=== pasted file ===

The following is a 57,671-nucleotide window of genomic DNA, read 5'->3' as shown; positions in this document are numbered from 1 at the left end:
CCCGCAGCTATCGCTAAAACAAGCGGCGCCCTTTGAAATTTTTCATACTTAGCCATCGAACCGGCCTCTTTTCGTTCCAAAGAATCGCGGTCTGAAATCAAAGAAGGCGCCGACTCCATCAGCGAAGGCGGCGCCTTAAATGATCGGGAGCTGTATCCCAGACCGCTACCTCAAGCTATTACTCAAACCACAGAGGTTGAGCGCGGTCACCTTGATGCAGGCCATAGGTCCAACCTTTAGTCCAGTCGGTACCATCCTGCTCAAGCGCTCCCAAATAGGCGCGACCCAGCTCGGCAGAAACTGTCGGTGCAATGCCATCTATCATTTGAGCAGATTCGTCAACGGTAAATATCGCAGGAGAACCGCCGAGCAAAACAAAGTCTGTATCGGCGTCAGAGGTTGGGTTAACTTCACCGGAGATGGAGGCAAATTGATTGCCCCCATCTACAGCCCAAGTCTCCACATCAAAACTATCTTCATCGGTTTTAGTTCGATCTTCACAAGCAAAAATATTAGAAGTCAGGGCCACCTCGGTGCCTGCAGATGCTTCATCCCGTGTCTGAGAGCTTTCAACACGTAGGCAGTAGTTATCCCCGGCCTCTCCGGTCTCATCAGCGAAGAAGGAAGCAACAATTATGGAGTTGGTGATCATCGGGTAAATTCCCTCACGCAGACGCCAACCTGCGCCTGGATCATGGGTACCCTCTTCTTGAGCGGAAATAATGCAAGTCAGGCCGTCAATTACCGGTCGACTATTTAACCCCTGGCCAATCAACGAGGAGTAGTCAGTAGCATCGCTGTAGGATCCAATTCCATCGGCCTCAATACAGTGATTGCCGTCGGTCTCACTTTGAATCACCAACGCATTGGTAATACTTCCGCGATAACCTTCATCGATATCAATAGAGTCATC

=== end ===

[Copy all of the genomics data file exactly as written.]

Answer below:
The following is a 57,671-nucleotide window of genomic DNA, read 5'->3' as shown; positions in this document are numbered from 1 at the left end:
CCCGCAGCTATCGCTAAAACAAGCGGCGCCCTTTGAAATTTTTCATACTTAGCCATCGAACCGGCCTCTTTTCGTTCCAAAGAATCGCGGTCTGAAATCAAAGAAGGCGCCGACTCCATCAGCGAAGGCGGCGCCTTAAATGATCGGGAGCTGTATCCCAGACCGCTACCTCAAGCTATTACTCAAACCACAGAGGTTGAGCGCGGTCACCTTGATGCAGGCCATAGGTCCAACCTTTAGTCCAGTCGGTACCATCCTGCTCAAGCGCTCCCAAATAGGCGCGACCCAGCTCGGCAGAAACTGTCGGTGCAATGCCATCTATCATTTGAGCAGATTCGTCAACGGTAAATATCGCAGGAGAACCGCCGAGCAAAACAAAGTCTGTATCGGCGTCAGAGGTTGGGTTAACTTCACCGGAGATGGAGGCAAATTGATTGCCCCCATCTACAGCCCAAGTCTCCACATCAAAACTATCTTCATCGGTTTTAGTTCGATCTTCACAAGCAAAAATATTAGAAGTCAGGGCCACCTCGGTGCCTGCAGATGCTTCATCCCGTGTCTGAGAGCTTTCAACACGTAGGCAGTAGTTATCCCCGGCCTCTCCGGTCTCATCAGCGAAGAAGGAAGCAACAATTATGGAGTTGGTGATCATCGGGTAAATTCCCTCACGCAGACGCCAACCTGCGCCTGGATCATGGGTACCCTCTTCTTGAGCGGAAATAATGCAAGTCAGGCCGTCAATTACCGGTCGACTATTTAACCCCTGGCCAATCAACGAGGAGTAGTCAGTAGCATCGCTGTAGGATCCAATTCCATCGGCCTCAATACAGTGATTGCCGTCGGTCTCACTTTGAATCACCAACGCATTGGTAATACTTCCGCGATAACCTTCATCGATATCAATAGAGTCATC